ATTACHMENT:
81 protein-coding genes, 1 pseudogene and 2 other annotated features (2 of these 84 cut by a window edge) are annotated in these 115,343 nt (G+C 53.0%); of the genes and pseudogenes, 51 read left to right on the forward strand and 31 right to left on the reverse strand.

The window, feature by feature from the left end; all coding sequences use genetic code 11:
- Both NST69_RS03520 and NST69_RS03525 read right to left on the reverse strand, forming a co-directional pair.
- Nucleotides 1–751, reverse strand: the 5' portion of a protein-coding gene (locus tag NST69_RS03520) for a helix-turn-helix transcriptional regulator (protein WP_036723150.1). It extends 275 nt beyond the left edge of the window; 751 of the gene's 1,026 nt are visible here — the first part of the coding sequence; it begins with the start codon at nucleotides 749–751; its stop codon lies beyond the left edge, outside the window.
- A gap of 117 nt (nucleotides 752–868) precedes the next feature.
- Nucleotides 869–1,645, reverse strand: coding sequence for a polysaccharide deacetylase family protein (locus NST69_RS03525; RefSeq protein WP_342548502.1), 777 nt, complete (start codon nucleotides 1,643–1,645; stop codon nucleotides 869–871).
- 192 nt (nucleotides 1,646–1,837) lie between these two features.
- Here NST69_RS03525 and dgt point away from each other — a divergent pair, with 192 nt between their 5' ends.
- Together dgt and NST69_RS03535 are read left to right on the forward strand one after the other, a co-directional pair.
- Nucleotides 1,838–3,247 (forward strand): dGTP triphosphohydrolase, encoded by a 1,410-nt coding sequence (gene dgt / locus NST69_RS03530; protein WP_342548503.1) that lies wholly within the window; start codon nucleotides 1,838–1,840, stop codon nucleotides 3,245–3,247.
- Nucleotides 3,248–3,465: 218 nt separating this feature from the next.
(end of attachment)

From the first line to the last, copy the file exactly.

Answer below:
81 protein-coding genes, 1 pseudogene and 2 other annotated features (2 of these 84 cut by a window edge) are annotated in these 115,343 nt (G+C 53.0%); of the genes and pseudogenes, 51 read left to right on the forward strand and 31 right to left on the reverse strand.

The window, feature by feature from the left end; all coding sequences use genetic code 11:
- Both NST69_RS03520 and NST69_RS03525 read right to left on the reverse strand, forming a co-directional pair.
- Nucleotides 1–751, reverse strand: the 5' portion of a protein-coding gene (locus tag NST69_RS03520) for a helix-turn-helix transcriptional regulator (protein WP_036723150.1). It extends 275 nt beyond the left edge of the window; 751 of the gene's 1,026 nt are visible here — the first part of the coding sequence; it begins with the start codon at nucleotides 749–751; its stop codon lies beyond the left edge, outside the window.
- A gap of 117 nt (nucleotides 752–868) precedes the next feature.
- Nucleotides 869–1,645, reverse strand: coding sequence for a polysaccharide deacetylase family protein (locus NST69_RS03525; RefSeq protein WP_342548502.1), 777 nt, complete (start codon nucleotides 1,643–1,645; stop codon nucleotides 869–871).
- 192 nt (nucleotides 1,646–1,837) lie between these two features.
- Here NST69_RS03525 and dgt point away from each other — a divergent pair, with 192 nt between their 5' ends.
- Together dgt and NST69_RS03535 are read left to right on the forward strand one after the other, a co-directional pair.
- Nucleotides 1,838–3,247 (forward strand): dGTP triphosphohydrolase, encoded by a 1,410-nt coding sequence (gene dgt / locus NST69_RS03530; protein WP_342548503.1) that lies wholly within the window; start codon nucleotides 1,838–1,840, stop codon nucleotides 3,245–3,247.
- Nucleotides 3,248–3,465: 218 nt separating this feature from the next.